CBS denounces threats against anchor over Kobe Bryant story

Kobe Bryant (Getty Images)
Kobe Bryant (Getty Images)

Washington - The president of CBS News on Sunday denounced as "reprehensible" a comment by famed rapper Snoop Dogg that appeared to threaten a news anchor over an interview about late basketball star Kobe Bryant.

Bryant died, along with his daughter and seven other people, in a helicopter crash on January 26 in California. Since then, references to a 2003 sexual abuse allegation against him have drawn a furious reaction from fans.

Snoop Dogg's harangue on social media followed an interview that Gayle King, anchor of "CBS This Morning," had about Bryant with Lisa Leslie, a former star player in women's professional basketball.

In it, King seemed to press Leslie about the 2003 case, while Leslie repeatedly portrayed her friend as someone who "was never like that" and who would "never do something to violate a woman."

A seething Snoop Dogg then posted an obscenity-laced video online, calling King a "funky dog-head b****."

He added, ominously, "Respect the family and back off, bitch, before we come and get you."

CBS President Susan Zirinsky called the remarks "reprehensible," adding in a statement to The Hill news website, "We fully support Gayle King and her integrity as a journalist."

Multiple death threats

In the wake of the exchange, King has received multiple death threats, according to her good friend, media mega-star Oprah Winfrey.

"She is not doing well," Winfrey said Friday on NBC, adding, "She has now death threats, and now has to travel with security, and she's feeling very much attacked."

Also coming to King's defence was former national security adviser Susan Rice, who bluntly warned Snoop Dogg in a tweet to "back the f**k off," adding, "You come for @GayleKing, you come against an army. You will lose, and it won't be pretty."

King herself posted two videos saying the interview had been edited in a way that misrepresented its actual tone.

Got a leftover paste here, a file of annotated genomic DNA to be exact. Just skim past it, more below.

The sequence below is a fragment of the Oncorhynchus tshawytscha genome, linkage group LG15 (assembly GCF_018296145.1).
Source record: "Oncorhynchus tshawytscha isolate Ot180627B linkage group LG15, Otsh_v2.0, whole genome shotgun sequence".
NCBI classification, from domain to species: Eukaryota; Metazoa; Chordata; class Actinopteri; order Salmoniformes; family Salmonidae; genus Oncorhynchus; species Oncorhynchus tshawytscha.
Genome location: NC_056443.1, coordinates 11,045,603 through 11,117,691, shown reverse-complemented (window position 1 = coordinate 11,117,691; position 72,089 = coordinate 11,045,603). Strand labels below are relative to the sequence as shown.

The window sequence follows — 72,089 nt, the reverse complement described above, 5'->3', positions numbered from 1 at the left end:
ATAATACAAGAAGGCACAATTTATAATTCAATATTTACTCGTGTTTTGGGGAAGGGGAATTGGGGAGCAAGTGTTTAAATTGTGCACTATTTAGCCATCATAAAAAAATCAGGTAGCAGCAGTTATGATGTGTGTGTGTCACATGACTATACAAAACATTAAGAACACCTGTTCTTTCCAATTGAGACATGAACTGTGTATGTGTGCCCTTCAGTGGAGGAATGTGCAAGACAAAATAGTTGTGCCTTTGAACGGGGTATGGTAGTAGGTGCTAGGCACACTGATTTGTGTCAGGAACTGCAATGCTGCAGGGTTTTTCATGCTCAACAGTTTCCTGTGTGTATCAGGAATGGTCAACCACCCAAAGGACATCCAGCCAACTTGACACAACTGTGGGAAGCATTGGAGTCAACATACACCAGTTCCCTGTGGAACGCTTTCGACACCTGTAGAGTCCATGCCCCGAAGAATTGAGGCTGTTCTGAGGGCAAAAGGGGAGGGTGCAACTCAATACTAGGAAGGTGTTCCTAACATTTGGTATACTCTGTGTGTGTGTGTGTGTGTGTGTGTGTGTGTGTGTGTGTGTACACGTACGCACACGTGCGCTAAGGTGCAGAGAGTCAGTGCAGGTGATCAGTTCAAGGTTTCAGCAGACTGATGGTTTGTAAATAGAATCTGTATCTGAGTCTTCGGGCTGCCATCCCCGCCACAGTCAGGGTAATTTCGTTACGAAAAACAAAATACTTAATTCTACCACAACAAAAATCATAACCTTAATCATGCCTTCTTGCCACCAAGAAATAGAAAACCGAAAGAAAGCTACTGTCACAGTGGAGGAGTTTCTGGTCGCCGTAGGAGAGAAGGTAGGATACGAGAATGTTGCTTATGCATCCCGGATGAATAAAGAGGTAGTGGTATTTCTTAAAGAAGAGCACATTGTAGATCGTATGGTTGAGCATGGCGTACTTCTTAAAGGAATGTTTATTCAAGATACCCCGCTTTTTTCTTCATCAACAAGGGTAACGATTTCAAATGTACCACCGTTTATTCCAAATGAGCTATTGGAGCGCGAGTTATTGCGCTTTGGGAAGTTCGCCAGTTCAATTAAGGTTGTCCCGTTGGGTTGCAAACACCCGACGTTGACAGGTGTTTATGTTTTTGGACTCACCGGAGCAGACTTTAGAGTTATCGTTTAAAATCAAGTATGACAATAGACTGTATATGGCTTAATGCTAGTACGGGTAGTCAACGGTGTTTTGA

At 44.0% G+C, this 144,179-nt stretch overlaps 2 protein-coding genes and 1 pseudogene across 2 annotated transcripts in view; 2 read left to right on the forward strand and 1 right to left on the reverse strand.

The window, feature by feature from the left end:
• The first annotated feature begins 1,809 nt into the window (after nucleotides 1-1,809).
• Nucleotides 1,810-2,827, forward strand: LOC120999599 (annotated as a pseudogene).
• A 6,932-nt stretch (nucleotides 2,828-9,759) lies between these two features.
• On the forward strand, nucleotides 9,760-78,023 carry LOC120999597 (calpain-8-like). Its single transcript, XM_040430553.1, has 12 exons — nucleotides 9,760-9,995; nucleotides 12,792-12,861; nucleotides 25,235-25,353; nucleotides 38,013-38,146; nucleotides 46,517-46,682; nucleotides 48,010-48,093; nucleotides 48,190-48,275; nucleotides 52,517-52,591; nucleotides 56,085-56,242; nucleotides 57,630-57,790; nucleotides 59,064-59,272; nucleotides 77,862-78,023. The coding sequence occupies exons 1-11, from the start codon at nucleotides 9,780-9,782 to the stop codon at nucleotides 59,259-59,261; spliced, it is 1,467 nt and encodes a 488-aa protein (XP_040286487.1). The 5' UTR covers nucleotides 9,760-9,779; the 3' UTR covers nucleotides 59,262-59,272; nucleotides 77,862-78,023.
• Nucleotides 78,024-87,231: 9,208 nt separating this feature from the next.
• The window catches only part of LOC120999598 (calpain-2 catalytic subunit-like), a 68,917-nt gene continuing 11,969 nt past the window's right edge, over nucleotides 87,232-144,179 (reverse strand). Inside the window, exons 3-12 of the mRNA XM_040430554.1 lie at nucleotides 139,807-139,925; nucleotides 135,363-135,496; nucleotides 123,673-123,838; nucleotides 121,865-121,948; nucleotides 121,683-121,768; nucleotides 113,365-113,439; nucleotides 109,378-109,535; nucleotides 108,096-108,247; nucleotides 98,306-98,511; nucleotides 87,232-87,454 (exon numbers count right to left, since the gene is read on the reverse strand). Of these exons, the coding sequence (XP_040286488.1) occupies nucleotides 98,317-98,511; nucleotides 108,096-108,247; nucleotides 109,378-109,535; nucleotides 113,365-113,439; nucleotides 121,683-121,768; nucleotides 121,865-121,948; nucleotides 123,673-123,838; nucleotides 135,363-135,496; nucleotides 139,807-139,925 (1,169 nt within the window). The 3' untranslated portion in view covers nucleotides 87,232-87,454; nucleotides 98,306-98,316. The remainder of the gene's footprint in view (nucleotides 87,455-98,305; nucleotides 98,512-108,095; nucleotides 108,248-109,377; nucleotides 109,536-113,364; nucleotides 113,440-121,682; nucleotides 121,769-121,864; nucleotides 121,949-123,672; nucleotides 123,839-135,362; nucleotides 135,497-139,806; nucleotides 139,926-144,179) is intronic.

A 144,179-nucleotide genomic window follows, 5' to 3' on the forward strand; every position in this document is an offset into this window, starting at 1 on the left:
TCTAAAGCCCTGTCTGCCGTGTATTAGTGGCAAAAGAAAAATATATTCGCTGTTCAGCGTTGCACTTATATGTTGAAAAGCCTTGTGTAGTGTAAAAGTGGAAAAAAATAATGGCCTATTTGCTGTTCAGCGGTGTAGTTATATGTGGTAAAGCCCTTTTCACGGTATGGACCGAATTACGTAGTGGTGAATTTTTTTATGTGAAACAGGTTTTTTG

"I know that if I had only seen the clip that you saw, I would be extremely angry with me too," she said in one video. "I am mortified. I'm embarrassed and I am very angry." 

The video, she went on, was "totally taken out of context."

A fuller interview

King said that in the full interview she had spent much more time talking about Bryant's career, his mentorship of younger people and his sense of humour.

A statement from CBS appeared to concede problems in the editing process. 

"Gayle conducted a thoughtful, wide-ranging interview," it said. "We are addressing the internal process that led to this, and changes have already been made."

Earlier, the Washington Post briefly suspended reporter Felicia Sonmez after she posted a link, the day of Bryant's death, that called attention to the 2003 allegations. 

She said she received thousands of angry emails, including death threats.

Senior editors at the Post told her she had shown poor judgment, though other journalists at the Post rallied around her.

Bryant was arrested in 2003 after a woman in Colorado said he had sexually assaulted her in his hotel room there.

He insisted he had believed the encounter was consensual, but later reached an undisclosed settlement with the accuser. 

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